By Steve Flowers
Folks, our primaries are next week! On the Democratic side, the Presidential Preference Primary will be the big show and will be interesting to watch. On the right, the Republican Primary for the US Senate Seat will be the marquee event.
In addition to the Senate race, you have two open Republican Congressional Seats in the First and Second districts. You also have some important statewide Supreme Court and Appellate Court races on the ballot.
Incumbent Supreme Court Justice Greg Shaw and Shelby County State Sen. Cam Ward are both running to be the Republican nominee for the Associate Justice of the Supreme Court, place number one.
Shaw is one of the most introverted, dignified people who ever ran for statewide office. He takes his role as a monk-like, nontalking judge to heart. He has not and will not campaign. He thinks it is beneath the jurist to talk to people, much less campaign or shake hands.
On the other hand, Ward is the ultimate people person and campaigner. Ward has worked the state from one end to the other, campaigning in every nook and cranny and county.
He has outworked Shaw 20 to 1. However, ultimately in today’s statewide politics, it all boils down to money.
Ninety-five percent of the people who vote next Tuesday will not decide or think about who they are going to vote for until next week. Then after they vote and elect one of them, they will not be able to tell you who they voted for or for that matter who is on the Supreme Court. This one will be interesting and probably close. Whoever gets the most votes Tuesday will be sworn in for a six-year term in January. Winning the GOP nomination for a judgeship in Alabama is tantamount to election in the Heart of Dixie.
Two Jefferson/Shelby metro candidates are vying for a seat on the Court of Civil Appeals. State Reps. Matt Fridy and Phillip Bahakel are vying for Place Number 2 on the Civil Appeals Court.
The presiding judge of the Court of Criminal Appeals, Mary Windom, should waltz to re-election. However, Criminal Appeals Judge Beth Kellum, who has done an excellent job, could have a tougher race with two opponents.
PSC President Twinkle Andress Cavanaugh has an also-ran liberal candidate in her race.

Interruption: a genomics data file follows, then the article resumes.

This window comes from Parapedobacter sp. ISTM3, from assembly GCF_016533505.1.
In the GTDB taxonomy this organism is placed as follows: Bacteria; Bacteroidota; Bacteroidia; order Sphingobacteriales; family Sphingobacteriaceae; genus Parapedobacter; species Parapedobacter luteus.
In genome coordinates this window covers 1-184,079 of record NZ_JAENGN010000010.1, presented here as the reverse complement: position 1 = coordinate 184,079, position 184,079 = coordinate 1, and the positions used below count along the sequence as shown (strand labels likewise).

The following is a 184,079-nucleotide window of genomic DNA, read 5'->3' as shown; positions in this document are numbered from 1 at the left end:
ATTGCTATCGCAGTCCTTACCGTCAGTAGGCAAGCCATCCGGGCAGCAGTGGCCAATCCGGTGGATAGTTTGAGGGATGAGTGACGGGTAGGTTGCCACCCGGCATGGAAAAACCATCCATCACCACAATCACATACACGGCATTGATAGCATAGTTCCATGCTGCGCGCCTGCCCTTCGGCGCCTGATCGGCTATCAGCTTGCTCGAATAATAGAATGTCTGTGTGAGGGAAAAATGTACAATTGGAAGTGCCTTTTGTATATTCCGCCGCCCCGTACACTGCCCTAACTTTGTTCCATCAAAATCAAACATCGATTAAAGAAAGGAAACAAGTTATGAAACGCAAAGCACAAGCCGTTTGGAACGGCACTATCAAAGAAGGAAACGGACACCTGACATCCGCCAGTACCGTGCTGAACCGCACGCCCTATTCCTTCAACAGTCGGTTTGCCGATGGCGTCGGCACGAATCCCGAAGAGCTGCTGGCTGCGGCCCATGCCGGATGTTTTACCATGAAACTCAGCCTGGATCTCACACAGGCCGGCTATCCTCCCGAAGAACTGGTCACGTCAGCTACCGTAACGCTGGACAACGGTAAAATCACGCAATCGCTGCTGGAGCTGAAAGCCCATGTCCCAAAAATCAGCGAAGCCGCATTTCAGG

The winners of the March 3 GOP Primary or runoff on March 31 will win the 1st and 2nd Congressional districts and go to Washington for two years.
The fist district Mobile/Baldwin race is the best and most up in the air. It is a three- man race between former State Sen. Bill Hightower, Mobile County Commissioner Jerry Carl and Mobile State Rep. Chris Pringle. It will be interesting to see which two make the March 31 runoff.
Dothan businessman Jeff Coleman is the frontrunner to win the open 2nd Congressional District seat. The question is can he win without a runoff. It may be difficult with seven people in the race. He will ultimately win.
As earlier stated, the GOP contest for the US Senate is the marquee event on the scene next week. Jeff Sessions is the favorite to win back his seat. However, it will not be a cakewalk. It is doubtful he can win without a runoff. It is a spirited and close race between Coach Tommy Tuberville and Congressman Bradley Byrne to get into the runoff with Sessions. Former Chief Justice Roy Moore has done very little campaigning and will probably get less than 10 percent of the vote.
All indications point to former Vice President Joe Biden winning our Democratic Presidential Primary. More than 75 percent of the votes cast in our Alabama Democratic Primary will be by African American voters, and Biden has received overwhelming endorsements from almost all of the African American hierarchy and leadership groups in the state. In addition, the two leading
African American Democratic Leaders, Congresswoman Terri Sewell and Birmingham Mayor Randall Woodfin have endorsed Biden.
However, Joe Reed’s powerful Alabama Democratic Conference has endorsed former New York Mayor Mike Bloomberg. It will be interesting to see how Bloomberg fares in Alabama next Tuesday. He has spent a lot of money.
You will see an initiative on the ballot that will ask you if you want to make the State School Board appointed rather than elected. Gov. Kay Ivey is promoting a “yes” vote. She believes an appointed board is better for education. She would appoint the State School Board, if approved.
Y’all don’t forget to vote.
Steve Flowers is Alabama’s leading political columnist. His weekly column appears in over 60 Alabama newspapers. He served 16 years in the state legislature. Steve may be reached at www.steveflowers.us.